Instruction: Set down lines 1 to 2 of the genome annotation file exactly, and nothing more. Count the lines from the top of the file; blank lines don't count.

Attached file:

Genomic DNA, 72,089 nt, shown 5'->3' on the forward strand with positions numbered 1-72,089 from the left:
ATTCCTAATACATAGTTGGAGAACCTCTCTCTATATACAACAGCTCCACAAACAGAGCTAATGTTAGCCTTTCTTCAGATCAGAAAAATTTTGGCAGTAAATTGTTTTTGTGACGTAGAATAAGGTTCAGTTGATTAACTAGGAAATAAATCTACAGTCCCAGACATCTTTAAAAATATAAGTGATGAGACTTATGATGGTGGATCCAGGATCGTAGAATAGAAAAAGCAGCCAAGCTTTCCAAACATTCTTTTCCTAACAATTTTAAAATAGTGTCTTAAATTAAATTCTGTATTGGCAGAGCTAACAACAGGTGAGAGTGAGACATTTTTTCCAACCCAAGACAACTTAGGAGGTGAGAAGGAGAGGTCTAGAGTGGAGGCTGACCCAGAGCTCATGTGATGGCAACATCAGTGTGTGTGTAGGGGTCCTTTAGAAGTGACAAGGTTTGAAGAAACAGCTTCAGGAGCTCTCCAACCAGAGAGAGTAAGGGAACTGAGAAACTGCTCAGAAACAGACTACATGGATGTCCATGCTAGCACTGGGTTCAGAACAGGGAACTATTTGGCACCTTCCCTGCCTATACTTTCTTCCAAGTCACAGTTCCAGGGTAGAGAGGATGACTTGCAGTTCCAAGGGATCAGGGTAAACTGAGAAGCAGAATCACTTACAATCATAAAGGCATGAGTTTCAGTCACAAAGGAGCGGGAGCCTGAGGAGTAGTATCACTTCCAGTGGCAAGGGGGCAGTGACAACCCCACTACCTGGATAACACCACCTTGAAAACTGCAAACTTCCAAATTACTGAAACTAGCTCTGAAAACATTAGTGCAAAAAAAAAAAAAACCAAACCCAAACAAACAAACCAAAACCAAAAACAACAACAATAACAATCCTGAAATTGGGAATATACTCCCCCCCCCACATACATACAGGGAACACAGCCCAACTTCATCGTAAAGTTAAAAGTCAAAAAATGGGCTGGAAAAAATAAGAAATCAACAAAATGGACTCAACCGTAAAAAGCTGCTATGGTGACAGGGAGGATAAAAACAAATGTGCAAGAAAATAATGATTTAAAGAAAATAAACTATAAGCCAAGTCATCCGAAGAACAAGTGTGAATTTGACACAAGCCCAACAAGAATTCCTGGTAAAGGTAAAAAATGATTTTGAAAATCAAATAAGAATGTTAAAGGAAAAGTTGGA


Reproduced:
Genomic DNA, 72,089 nt, shown 5'->3' on the forward strand with positions numbered 1-72,089 from the left:
ATTCCTAATACATAGTTGGAGAACCTCTCTCTATATACAACAGCTCCACAAACAGAGCTAATGTTAGCCTTTCTTCAGATCAGAAAAATTTTGGCAGTAAATTGTTTTTGTGACGTAGAATAAGGTTCAGTTGATTAACTAGGAAATAAATCTACAGTCCCAGACATCTTTAAAAATATAAGTGATGAGACTTATGATGGTGGATCCAGGATCGTAGAATAGAAAAAGCAGCCAAGCTTTCCAAACATTCTTTTCCTAACAATTTTAAAATAGTGTCTTAAATTAAATTCTGTATTGGCAGAGCTAACAACAGGTGAGAGTGAGACATTTTTTCCAACCCAAGACAACTTAGGAGGTGAGAAGGAGAGGTCTAGAGTGGAGGCTGACCCAGAGCTCATGTGATGGCAACATCAGTGTGTGTGTAGGGGTCCTTTAGAAGTGACAAGGTTTGAAGAAACAGCTTCAGGAGCTCTCCAACCAGAGAGAGTAAGGGAACTGAGAAACTGCTCAGAAACAGACTACATGGATGTCCATGCTAGCACTGGGTTCAGAACAGGGAACTATTTGGCACCTTCCCTGCCTATACTTTCTTCCAAGTCACAGTTCCAGGGTAGAGAGGATGACTTGCAGTTCCAAGGGATCAGGGTAAACTGAGAAGCAGAATCACTTACAATCATAAAGGCATGAGTTTCAGTCACAAAGGAGCGGGAGCCTGAGGAGTAGTATCACTTCCAGTGGCAAGGGGGCAGTGACAACCCCACTACCTGGATAACACCACCTTGAAAACTGCAAACTTCCAAATTACTGAAACTAGCTCTGAAAACATTAGTGCAAAAAAAAAAAAAACCAAACCCAAACAAACAAACCAAAACCAAAAACAACAACAATAACAATCCTGAAATTGGGAATATACTCCCCCCCCCACATACATACAGGGAACACAGCCCAACTTCATCGTAAAGTTAAAAGTCAAAAAATGGGCTGGAAAAAATAAGAAATCAACAAAATGGACTCAACCGTAAAAAGCTGCTATGGTGACAGGGAGGATAAAAACAAATGTGCAAGAAAATAATGATTTAAAGAAAATAAACTATAAGCCAAGTCATCCGAAGAACAAGTGTGAATTTGACACAAGCCCAACAAGAATTCCTGGTAAAGGTAAAAAATGATTTTGAAAATCAAATAAGAATGTTAAAGGAAAAGTTGGA